# Octal full adder How to

I have this project listen below and im not sure where to start maybe someone can give me a few pointers or perhaps point me in the right direction of starting this? Thanks!!

Input: A, B = octal digits (see representation below); Cin = binary digit

Output: S = octal digit (see representation below); Cout = binary digit

Task: Using binary FAs, design a circuit that acts as an octal FA. More specifically, this circuit would input the two octal digits A, B, convert them into binary numbers, add them using only binary FAs, convert the binary result back to octal, and output the sum as an octal digit, and the binary carry out.

Input/Output binary representation of octal digits

Every octal digit will be represented using the following 8-bit binary representation:

Octal 8-bit Input Lines:

Digit: 0 1 2 3 4 5 6 7
0       1 0 0 0 0 0 0 0
1       0 1 0 0 0 0 0 0
2       0 0 1 0 0 0 0 0
3       0 0 0 1 0 0 0 0
4       0 0 0 0 1 0 0 0
5       0 0 0 0 0 1 0 0
6       0 0 0 0 0 0 1 0
7       0 0 0 0 0 0 0 1

You are required to design the circuit in a structured way.

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Are you to use VHDL? Verilog? Or an actual schematic? –  Corbin May 7 '12 at 21:22
This is all done on paper in class. –  sonicboom May 7 '12 at 21:42
I am looking for how to do this and i tagged it :) –  sonicboom May 17 '12 at 10:20
Have you tried what I suggested? –  tomato May 18 '12 at 9:28
A few pointers:xkcd.com/138 –  SomeKittens Ux2666 May 23 '12 at 19:01

Ok, so essentially you're being asked to design a 8-to-3 encoder and a 3-to-8 decoder. Because you're given FAs to work with that's not the point of the assignment.

First we need to define how an encoder and decoder function. So we construct a truth table:

Encoder:

``````Input    | Output
01234567 | 421
-----------------
10000000 | 000
01000000 | 001
00100000 | 010
00010000 | 011
00001000 | 100
00000100 | 101
00000010 | 110
00000001 | 111
``````

and the decoder is just the reverse of that.

Next, how do we construct our encoder? Well, we can simply attack it one bit at a time.

So for the 1s digit we have if input bit 1, 3, 5 or 7 is set then it's 1, otherwise it's 0. So we just need a giant OR with 4 inputs connected to 1, 3, 5 and 7.

For the 2s digit we need the OR gate connected to 2, 3, 6, 7. Finally for the 4s gate, connect them to 4, 5, 6, 7. This doesn't do any error checking to make sure extra bits aren't set. Though, the behavior in that case seems to be undefined by spec, so it's probably OK.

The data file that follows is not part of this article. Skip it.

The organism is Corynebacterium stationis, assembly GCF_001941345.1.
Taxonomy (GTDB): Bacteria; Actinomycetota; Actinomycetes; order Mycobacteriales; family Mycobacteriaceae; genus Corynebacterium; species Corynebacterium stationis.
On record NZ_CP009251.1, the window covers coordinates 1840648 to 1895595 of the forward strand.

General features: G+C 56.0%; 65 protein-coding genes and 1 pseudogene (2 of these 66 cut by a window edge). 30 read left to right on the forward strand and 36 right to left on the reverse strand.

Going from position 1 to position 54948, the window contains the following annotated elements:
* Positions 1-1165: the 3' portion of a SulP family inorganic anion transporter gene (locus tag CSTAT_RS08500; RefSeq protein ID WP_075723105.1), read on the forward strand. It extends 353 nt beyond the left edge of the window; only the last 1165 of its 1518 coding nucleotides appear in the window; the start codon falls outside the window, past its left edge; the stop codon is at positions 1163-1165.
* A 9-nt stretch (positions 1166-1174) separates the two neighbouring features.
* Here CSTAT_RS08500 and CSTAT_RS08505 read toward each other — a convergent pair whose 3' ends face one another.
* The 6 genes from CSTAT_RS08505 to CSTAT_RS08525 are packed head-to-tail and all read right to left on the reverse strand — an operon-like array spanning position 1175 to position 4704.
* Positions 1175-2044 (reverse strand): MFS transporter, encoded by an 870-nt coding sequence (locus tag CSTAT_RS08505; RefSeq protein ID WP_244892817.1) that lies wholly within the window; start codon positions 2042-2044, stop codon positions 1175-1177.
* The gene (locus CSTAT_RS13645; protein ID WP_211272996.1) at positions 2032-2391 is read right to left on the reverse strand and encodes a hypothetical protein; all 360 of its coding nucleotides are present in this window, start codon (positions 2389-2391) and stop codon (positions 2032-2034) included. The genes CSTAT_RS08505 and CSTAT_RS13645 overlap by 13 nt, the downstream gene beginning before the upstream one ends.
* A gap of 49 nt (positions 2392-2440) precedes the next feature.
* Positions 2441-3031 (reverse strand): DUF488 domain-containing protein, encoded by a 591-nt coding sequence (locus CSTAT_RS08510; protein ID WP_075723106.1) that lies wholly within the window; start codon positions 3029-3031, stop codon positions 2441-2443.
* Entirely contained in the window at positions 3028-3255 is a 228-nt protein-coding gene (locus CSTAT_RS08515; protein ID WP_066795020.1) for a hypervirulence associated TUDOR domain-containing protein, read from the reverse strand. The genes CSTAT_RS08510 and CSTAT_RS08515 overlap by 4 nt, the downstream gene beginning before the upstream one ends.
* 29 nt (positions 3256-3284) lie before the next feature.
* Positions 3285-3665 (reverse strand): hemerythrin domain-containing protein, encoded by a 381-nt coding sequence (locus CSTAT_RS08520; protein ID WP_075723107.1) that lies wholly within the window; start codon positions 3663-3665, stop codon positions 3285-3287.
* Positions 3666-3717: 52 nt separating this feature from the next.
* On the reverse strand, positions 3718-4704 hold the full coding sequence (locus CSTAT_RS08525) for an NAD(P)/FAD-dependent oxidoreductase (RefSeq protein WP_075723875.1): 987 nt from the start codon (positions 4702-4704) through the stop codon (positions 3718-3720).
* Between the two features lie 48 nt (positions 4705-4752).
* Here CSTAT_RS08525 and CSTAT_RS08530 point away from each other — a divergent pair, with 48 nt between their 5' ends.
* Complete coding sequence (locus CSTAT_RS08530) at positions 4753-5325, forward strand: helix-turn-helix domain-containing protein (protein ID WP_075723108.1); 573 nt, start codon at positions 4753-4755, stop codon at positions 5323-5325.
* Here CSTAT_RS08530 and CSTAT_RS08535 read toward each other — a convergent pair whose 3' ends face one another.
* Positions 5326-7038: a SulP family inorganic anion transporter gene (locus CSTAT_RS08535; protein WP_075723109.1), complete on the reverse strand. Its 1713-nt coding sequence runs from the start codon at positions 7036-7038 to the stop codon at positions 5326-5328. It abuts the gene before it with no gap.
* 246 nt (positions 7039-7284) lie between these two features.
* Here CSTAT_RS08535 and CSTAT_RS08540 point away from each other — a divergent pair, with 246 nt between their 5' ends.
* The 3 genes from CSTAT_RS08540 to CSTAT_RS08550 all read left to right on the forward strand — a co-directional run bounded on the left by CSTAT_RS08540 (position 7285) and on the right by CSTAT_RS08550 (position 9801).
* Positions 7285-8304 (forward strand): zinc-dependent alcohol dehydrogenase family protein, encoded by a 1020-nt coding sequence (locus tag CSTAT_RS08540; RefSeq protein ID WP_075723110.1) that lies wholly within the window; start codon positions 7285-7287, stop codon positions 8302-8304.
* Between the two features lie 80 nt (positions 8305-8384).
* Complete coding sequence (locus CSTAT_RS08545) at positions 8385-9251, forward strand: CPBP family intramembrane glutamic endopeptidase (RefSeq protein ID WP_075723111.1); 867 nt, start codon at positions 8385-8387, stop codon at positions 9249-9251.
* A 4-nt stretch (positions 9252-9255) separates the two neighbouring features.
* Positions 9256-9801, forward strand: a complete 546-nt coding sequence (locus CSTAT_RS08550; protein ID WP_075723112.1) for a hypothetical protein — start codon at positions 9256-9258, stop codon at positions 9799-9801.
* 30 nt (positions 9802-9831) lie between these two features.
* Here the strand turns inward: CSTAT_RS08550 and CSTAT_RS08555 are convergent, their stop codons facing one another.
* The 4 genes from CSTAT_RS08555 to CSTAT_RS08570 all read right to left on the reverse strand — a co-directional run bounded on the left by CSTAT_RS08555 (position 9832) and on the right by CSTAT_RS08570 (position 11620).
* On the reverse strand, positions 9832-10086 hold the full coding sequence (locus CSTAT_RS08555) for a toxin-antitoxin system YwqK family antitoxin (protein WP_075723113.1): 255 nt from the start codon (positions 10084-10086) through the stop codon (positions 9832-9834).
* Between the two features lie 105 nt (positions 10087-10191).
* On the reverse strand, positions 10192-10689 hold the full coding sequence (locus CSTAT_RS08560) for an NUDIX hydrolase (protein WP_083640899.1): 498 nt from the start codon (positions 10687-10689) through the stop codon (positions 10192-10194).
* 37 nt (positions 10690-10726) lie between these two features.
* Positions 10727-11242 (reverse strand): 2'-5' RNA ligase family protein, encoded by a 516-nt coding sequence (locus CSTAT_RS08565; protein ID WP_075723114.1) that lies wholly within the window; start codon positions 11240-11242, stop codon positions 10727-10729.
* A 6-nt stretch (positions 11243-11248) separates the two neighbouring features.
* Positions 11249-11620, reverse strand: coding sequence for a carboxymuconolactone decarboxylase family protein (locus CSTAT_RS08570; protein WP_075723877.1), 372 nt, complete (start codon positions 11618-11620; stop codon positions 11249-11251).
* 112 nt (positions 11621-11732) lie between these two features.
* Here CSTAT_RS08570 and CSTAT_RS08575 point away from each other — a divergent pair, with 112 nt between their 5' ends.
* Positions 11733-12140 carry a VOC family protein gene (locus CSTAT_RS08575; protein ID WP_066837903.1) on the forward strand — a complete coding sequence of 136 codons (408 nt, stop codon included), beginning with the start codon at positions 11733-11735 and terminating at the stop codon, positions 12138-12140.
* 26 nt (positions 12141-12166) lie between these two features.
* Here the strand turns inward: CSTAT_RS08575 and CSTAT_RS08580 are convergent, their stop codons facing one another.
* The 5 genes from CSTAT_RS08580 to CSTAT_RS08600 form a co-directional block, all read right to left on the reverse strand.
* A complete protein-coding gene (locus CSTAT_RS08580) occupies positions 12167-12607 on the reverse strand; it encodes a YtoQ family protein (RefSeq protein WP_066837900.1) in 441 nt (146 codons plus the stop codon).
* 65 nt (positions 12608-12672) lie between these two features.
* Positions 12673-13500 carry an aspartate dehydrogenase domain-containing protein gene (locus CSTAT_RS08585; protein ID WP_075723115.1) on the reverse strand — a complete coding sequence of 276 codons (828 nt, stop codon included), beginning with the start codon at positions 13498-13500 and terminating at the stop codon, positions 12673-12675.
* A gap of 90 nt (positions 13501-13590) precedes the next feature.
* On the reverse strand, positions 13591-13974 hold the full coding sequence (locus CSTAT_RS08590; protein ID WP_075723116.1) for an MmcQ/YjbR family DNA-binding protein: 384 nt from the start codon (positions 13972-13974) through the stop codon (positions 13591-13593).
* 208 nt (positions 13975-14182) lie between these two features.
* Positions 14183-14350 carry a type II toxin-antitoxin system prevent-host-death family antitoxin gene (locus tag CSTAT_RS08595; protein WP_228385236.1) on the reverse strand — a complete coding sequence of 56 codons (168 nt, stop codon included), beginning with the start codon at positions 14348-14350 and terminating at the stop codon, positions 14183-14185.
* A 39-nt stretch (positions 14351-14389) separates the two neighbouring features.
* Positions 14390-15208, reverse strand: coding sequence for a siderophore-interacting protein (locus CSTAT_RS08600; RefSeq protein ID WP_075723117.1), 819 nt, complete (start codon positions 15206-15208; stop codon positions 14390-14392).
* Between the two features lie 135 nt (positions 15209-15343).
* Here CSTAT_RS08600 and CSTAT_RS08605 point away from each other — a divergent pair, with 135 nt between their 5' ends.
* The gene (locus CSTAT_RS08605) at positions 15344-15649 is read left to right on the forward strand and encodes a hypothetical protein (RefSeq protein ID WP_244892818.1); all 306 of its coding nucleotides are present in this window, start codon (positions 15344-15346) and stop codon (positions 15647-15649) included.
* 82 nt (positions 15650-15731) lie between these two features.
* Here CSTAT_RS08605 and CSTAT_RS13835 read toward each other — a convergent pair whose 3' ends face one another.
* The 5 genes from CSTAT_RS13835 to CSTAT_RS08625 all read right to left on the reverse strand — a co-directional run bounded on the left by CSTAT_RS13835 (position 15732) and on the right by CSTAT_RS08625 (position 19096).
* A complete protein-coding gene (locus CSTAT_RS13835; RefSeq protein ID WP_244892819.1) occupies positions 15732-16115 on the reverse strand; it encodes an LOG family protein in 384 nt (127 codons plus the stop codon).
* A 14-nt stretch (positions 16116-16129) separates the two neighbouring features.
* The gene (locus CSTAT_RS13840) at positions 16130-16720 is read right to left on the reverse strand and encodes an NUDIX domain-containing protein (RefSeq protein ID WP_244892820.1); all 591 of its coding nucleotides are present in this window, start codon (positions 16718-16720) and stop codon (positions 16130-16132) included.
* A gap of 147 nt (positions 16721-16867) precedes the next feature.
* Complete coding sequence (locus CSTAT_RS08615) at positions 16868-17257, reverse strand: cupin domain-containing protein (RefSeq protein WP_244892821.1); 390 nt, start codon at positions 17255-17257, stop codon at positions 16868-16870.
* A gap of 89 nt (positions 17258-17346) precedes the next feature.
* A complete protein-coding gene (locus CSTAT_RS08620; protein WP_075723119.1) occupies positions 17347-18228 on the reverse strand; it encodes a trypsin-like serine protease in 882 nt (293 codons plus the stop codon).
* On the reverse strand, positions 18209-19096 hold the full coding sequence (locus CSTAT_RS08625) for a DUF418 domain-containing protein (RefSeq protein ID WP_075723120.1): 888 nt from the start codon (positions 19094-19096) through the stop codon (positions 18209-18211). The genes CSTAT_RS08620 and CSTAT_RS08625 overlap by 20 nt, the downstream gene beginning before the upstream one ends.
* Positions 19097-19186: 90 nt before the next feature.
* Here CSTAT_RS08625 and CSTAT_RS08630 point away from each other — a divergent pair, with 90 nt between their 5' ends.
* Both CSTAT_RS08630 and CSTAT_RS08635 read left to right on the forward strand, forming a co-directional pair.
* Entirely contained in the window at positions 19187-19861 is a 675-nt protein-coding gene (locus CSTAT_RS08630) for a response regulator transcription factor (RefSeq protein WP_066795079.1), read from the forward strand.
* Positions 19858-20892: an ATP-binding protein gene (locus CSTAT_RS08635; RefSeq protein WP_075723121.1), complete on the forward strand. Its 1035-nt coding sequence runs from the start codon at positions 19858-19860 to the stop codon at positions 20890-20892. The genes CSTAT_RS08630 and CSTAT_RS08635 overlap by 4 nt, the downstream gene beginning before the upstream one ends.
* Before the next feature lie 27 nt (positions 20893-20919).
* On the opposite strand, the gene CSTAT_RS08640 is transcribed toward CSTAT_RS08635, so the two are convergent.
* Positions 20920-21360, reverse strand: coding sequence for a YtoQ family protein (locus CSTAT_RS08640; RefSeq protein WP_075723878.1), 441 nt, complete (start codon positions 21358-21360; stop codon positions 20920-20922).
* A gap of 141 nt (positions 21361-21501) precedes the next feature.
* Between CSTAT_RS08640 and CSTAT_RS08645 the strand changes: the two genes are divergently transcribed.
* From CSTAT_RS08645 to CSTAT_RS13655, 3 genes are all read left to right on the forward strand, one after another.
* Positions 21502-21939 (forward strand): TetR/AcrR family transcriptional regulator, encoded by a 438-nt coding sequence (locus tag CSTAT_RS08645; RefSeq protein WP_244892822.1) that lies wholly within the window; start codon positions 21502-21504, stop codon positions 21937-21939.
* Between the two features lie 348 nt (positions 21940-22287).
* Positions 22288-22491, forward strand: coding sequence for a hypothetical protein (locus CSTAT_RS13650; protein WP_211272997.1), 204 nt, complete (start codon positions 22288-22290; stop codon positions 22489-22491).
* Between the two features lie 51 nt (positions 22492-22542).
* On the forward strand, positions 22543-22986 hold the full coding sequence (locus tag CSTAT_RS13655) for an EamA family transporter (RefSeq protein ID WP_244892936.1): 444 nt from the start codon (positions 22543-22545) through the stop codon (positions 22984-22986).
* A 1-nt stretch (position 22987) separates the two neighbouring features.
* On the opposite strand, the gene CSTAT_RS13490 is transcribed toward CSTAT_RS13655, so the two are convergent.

Then you take your three lines and feed them to your adders. This is easy so I won't get into it.

Finally you need a decoder, this is a bit more tricky than the encoder.

Let's look at the decoder truth table:

``````Input | Output
421   | 01234567
----------------
000   | 10000000
001   | 01000000
010   | 00100000
011   | 00010000
100   | 00001000
101   | 00000100
110   | 00000010
111   | 00000001
``````

This time we can't just use 3 or gates and call it a day.

Let's write this down in C-like code:

``````if (!input[0] && !input[1] && !input[2])
output[0] = 1
if (input[0]  && !input[1] && !input[2])
output[1] = 1
if (!input[0] && input[1]  && !input[2])
output[2] = 1
if (input[0]  && input[1]  && !input[2])
output[3] = 1
if (!input[0] && !input[1] && input[2])
output[4] = 1
if (input[0]  && !input[1] && input[2])
output[5] = 1
if (!input[0] && input[1]  && input[2])
output[6] = 1
if (input[0]  && input[1]  && input[2])
output[7] = 1
``````

So, it looks like we're going to be using 8 3 input AND gates, and three NOT gates!

This one is a bit more complicated, so I made an example implementation:

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What about race conditions? :-P –  Alex L May 23 '12 at 19:43
I'm assuming that this is for an introductory circuits logic class and does not begin talking about race conditions. –  OmnipotentEntity May 24 '12 at 4:57

If the conversion is to be done by hand in class, you can try the following way.

Conversion of Octal to Binary:

To convert octal to binary, replace each octal digit by its binary representation. Example: Convert 518 to binary: 58 = 1012 18 = 0012 Therefore, 518 = 101 0012.

Conversion of Binary to Octal:

The process is the reverse of the previous algorithm. The binary digits are grouped by threes, starting from the decimal point(if present) or the last digit and proceeding to the left and to the right. Add leading 0s (or trailing zeros to the right of decimal point) to fill out the last group of three if necessary. Then replace each trio with the equivalent octal digit.

Example, convert binary 1010111100 to octal: (Adding two leading zero's, the number is 001010111100) 001 = 1, 010 = 2, 111 = 7, 100 = 4 Therefore, 1010111100 = 1274

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To convert to and from octal you can use an encoder & decoder pair (http://www.asic-world.com/digital/combo3.html). The 3 bit adder can be made from chaining the 3 FAs.

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